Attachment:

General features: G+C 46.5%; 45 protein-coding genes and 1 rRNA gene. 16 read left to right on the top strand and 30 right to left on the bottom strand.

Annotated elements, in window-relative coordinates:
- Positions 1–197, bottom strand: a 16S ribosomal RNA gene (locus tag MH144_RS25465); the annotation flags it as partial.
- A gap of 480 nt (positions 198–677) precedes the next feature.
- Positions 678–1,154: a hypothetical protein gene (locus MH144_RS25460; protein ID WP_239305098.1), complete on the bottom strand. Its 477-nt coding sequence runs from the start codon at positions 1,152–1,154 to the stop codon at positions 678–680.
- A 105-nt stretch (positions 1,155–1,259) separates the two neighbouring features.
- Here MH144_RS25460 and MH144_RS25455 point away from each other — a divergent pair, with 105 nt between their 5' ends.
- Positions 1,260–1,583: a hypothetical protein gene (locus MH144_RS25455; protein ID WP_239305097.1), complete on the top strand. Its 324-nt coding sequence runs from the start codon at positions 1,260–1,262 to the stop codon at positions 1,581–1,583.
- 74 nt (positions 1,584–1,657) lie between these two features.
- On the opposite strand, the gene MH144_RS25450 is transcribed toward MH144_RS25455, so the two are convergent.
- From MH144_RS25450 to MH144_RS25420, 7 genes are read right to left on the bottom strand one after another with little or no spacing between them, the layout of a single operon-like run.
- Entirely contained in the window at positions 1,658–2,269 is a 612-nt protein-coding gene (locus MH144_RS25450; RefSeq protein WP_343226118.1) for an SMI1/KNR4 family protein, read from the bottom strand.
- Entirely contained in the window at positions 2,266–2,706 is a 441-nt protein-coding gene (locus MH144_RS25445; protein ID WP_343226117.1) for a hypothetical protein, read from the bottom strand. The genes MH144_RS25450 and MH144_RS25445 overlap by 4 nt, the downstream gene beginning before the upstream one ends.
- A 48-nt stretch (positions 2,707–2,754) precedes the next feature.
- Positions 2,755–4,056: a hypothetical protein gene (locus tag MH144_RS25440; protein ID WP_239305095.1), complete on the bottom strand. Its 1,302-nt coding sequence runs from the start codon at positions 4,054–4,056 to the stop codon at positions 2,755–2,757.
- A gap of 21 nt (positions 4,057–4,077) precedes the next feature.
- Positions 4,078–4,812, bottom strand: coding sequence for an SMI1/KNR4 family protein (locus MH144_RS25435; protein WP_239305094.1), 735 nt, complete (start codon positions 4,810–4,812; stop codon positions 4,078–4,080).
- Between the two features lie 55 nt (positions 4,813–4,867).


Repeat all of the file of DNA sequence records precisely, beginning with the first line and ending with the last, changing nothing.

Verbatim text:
General features: G+C 46.5%; 45 protein-coding genes and 1 rRNA gene. 16 read left to right on the top strand and 30 right to left on the bottom strand.

Annotated elements, in window-relative coordinates:
- Positions 1–197, bottom strand: a 16S ribosomal RNA gene (locus tag MH144_RS25465); the annotation flags it as partial.
- A gap of 480 nt (positions 198–677) precedes the next feature.
- Positions 678–1,154: a hypothetical protein gene (locus MH144_RS25460; protein ID WP_239305098.1), complete on the bottom strand. Its 477-nt coding sequence runs from the start codon at positions 1,152–1,154 to the stop codon at positions 678–680.
- A 105-nt stretch (positions 1,155–1,259) separates the two neighbouring features.
- Here MH144_RS25460 and MH144_RS25455 point away from each other — a divergent pair, with 105 nt between their 5' ends.
- Positions 1,260–1,583: a hypothetical protein gene (locus MH144_RS25455; protein ID WP_239305097.1), complete on the top strand. Its 324-nt coding sequence runs from the start codon at positions 1,260–1,262 to the stop codon at positions 1,581–1,583.
- 74 nt (positions 1,584–1,657) lie between these two features.
- On the opposite strand, the gene MH144_RS25450 is transcribed toward MH144_RS25455, so the two are convergent.
- From MH144_RS25450 to MH144_RS25420, 7 genes are read right to left on the bottom strand one after another with little or no spacing between them, the layout of a single operon-like run.
- Entirely contained in the window at positions 1,658–2,269 is a 612-nt protein-coding gene (locus MH144_RS25450; RefSeq protein WP_343226118.1) for an SMI1/KNR4 family protein, read from the bottom strand.
- Entirely contained in the window at positions 2,266–2,706 is a 441-nt protein-coding gene (locus MH144_RS25445; protein ID WP_343226117.1) for a hypothetical protein, read from the bottom strand. The genes MH144_RS25450 and MH144_RS25445 overlap by 4 nt, the downstream gene beginning before the upstream one ends.
- A 48-nt stretch (positions 2,707–2,754) precedes the next feature.
- Positions 2,755–4,056: a hypothetical protein gene (locus tag MH144_RS25440; protein ID WP_239305095.1), complete on the bottom strand. Its 1,302-nt coding sequence runs from the start codon at positions 4,054–4,056 to the stop codon at positions 2,755–2,757.
- A gap of 21 nt (positions 4,057–4,077) precedes the next feature.
- Positions 4,078–4,812, bottom strand: coding sequence for an SMI1/KNR4 family protein (locus MH144_RS25435; protein WP_239305094.1), 735 nt, complete (start codon positions 4,810–4,812; stop codon positions 4,078–4,080).
- Between the two features lie 55 nt (positions 4,813–4,867).